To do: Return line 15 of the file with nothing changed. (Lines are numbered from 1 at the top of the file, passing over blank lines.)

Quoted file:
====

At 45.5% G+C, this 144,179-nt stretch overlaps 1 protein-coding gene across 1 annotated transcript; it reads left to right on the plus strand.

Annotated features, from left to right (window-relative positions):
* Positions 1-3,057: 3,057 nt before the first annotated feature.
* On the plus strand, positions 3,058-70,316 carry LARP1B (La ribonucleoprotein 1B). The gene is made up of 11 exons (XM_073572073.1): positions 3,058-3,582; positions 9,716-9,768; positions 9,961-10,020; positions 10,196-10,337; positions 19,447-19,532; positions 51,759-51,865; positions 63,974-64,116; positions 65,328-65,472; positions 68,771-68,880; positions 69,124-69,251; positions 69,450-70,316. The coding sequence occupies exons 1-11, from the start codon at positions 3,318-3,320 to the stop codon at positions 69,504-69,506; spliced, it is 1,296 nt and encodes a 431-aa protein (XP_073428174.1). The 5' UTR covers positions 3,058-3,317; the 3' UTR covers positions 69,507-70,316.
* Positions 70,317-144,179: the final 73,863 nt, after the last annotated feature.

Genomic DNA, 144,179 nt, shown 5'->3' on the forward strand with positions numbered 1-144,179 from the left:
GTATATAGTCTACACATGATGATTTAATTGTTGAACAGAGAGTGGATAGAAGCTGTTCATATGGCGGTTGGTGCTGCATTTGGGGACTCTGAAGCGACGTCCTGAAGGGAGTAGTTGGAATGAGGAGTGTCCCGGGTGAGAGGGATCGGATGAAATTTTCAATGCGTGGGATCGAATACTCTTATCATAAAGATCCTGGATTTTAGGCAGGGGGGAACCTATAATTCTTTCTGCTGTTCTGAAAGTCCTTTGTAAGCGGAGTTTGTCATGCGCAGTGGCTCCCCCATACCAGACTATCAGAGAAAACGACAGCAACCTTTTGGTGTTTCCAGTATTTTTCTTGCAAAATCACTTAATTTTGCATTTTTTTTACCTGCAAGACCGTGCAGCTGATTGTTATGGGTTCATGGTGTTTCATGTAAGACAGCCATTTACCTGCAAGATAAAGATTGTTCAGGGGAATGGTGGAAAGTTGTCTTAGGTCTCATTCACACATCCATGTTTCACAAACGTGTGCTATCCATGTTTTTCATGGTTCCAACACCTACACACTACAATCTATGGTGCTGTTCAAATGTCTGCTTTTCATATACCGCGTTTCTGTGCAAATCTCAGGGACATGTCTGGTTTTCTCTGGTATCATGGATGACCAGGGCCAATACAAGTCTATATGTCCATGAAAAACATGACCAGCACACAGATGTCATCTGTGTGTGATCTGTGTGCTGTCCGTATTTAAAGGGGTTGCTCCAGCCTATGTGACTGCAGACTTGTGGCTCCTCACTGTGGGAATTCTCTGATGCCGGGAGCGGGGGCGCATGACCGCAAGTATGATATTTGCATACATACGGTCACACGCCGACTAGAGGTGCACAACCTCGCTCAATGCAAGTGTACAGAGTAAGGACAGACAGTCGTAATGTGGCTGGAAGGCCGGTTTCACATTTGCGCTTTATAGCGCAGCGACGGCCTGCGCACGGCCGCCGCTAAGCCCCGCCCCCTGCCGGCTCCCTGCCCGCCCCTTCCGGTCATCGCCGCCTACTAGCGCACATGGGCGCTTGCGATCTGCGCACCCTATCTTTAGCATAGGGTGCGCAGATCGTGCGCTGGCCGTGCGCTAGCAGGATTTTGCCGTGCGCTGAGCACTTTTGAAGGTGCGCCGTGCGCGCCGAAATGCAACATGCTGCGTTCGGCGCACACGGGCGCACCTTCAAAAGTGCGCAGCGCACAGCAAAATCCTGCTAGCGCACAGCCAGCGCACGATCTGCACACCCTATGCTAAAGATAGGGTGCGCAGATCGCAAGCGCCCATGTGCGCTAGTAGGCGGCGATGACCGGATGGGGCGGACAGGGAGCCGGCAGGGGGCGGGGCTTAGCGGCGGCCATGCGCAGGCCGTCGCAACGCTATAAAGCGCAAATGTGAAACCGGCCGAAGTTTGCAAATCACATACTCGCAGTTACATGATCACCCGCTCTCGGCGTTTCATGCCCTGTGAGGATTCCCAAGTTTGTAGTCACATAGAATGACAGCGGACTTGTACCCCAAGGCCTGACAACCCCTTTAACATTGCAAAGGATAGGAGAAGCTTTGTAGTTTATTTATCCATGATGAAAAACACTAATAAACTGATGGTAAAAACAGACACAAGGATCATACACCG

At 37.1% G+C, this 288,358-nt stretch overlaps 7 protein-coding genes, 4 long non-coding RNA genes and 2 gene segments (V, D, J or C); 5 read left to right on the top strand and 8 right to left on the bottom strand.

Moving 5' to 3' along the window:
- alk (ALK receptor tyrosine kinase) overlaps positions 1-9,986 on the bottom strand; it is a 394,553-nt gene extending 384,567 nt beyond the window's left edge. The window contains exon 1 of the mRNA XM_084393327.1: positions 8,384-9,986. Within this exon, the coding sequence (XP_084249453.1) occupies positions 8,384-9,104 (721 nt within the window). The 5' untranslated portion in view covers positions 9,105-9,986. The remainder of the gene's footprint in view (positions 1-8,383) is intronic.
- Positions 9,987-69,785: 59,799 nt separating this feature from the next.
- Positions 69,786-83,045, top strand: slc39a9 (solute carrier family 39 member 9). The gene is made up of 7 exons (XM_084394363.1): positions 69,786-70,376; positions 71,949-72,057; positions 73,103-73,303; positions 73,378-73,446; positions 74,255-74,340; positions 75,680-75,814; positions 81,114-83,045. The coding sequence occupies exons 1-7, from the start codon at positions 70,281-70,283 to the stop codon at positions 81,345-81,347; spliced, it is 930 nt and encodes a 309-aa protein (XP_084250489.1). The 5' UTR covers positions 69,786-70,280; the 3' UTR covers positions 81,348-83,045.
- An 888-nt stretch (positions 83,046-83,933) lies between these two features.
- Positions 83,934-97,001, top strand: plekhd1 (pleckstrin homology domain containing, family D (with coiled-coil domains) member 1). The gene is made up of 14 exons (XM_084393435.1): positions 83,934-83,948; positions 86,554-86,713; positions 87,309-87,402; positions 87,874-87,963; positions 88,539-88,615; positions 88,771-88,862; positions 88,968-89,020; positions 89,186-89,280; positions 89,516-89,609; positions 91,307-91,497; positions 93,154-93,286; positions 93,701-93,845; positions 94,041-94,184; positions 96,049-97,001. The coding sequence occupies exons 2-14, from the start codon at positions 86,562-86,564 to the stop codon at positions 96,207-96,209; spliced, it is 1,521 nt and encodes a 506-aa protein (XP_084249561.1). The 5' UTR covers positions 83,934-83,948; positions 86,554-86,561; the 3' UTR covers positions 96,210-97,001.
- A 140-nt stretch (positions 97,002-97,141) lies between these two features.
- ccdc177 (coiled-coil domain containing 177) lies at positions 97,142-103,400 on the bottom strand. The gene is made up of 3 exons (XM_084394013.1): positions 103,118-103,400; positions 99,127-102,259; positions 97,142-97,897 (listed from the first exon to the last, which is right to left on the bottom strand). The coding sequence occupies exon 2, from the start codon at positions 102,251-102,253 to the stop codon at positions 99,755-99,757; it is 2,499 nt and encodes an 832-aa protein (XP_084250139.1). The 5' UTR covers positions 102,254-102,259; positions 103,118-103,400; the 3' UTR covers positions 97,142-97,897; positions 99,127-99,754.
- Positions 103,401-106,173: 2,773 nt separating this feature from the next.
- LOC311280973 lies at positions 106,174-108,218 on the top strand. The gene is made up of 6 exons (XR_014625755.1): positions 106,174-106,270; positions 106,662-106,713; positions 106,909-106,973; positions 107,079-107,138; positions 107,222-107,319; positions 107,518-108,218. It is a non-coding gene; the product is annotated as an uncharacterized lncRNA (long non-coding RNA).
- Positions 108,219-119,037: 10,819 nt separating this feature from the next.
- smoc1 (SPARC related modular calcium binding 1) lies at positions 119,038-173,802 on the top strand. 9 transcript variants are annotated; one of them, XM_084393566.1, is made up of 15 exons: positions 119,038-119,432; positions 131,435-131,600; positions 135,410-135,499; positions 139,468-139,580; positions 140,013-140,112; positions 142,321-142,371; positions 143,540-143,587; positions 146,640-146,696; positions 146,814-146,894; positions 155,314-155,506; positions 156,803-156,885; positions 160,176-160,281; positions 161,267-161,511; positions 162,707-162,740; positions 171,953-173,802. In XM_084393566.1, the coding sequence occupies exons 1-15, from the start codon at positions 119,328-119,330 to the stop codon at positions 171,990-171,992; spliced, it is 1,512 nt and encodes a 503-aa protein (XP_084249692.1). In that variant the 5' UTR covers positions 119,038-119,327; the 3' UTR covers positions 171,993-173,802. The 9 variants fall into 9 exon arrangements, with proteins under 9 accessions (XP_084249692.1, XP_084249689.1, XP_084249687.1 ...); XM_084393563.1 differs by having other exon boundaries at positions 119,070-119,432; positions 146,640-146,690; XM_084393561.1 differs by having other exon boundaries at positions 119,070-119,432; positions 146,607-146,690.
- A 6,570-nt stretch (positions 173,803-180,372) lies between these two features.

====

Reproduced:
- A 140-nt stretch (positions 97,002-97,141) lies between these two features.